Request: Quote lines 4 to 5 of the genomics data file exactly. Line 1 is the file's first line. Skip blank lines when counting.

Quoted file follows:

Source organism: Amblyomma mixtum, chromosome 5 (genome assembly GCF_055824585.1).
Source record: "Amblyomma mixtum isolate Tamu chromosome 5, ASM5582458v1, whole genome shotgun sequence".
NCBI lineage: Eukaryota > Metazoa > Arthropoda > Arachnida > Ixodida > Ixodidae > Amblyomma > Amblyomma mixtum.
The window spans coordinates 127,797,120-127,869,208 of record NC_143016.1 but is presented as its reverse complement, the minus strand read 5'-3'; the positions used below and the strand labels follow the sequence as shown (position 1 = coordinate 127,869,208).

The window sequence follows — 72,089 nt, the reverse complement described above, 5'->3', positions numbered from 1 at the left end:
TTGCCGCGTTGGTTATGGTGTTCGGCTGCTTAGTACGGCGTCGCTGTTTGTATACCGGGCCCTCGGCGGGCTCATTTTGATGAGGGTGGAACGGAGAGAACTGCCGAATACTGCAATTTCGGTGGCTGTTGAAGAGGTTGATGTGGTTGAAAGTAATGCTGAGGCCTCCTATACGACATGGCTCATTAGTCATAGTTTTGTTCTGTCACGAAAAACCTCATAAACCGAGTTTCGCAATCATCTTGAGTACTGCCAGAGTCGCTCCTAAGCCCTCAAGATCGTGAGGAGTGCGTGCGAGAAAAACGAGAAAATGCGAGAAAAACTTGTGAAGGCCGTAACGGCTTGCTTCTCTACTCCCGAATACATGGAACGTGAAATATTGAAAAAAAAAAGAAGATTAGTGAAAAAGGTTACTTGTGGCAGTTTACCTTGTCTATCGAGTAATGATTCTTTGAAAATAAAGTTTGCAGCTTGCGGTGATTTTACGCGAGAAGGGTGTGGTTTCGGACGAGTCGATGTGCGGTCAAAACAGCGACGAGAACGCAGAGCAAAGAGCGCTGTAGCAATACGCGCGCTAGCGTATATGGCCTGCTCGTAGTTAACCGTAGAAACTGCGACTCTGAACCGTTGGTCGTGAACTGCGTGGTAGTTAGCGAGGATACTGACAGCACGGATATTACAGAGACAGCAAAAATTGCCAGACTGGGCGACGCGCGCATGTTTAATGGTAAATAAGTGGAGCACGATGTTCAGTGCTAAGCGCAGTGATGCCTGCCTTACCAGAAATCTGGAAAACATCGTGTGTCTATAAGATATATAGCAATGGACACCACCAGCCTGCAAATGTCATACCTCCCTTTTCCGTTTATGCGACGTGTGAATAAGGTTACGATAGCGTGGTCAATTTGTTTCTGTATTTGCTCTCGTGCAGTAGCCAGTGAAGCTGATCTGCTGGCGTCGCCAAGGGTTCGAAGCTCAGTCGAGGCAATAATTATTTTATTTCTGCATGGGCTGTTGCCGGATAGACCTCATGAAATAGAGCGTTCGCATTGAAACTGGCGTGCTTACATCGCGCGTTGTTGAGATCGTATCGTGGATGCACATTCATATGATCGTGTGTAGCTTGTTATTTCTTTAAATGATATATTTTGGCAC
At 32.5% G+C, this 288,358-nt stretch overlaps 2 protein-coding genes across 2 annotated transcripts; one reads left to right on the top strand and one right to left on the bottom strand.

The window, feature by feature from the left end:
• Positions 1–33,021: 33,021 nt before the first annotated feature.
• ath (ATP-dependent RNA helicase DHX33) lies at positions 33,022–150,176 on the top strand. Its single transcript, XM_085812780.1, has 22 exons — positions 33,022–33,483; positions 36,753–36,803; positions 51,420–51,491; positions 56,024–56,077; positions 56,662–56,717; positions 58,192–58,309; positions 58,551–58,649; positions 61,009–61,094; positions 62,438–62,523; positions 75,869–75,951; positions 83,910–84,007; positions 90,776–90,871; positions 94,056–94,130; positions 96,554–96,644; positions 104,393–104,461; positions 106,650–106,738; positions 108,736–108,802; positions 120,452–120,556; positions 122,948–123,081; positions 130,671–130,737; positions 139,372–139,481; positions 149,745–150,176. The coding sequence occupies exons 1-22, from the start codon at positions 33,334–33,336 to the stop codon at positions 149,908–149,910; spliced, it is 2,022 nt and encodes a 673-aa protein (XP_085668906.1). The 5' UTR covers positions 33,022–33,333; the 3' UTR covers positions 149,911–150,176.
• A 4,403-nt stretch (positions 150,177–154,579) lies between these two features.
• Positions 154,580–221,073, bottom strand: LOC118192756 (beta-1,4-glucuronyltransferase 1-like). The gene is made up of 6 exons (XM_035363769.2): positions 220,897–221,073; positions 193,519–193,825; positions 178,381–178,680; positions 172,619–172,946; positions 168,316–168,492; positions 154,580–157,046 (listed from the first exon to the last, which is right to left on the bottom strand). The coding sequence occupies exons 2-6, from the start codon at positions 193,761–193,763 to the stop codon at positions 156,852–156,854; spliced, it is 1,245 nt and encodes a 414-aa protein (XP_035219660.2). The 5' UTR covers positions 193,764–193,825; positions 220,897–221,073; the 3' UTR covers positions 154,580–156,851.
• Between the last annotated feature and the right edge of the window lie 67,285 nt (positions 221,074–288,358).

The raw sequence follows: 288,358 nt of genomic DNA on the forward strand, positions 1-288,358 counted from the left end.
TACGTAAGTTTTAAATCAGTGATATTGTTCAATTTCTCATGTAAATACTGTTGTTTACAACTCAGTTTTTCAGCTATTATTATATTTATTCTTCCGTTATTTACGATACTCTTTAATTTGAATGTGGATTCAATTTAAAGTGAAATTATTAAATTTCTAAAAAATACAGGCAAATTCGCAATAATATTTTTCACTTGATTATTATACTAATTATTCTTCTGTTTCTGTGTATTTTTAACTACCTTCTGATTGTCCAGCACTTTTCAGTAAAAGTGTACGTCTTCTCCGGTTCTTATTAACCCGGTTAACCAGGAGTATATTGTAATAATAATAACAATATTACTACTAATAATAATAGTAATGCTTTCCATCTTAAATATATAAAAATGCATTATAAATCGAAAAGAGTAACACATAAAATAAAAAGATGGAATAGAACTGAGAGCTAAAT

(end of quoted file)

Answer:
The window spans coordinates 127,797,120-127,869,208 of record NC_143016.1 but is presented as its reverse complement, the minus strand read 5'-3'; the positions used below and the strand labels follow the sequence as shown (position 1 = coordinate 127,869,208).

The window sequence follows — 72,089 nt, the reverse complement described above, 5'->3', positions numbered from 1 at the left end: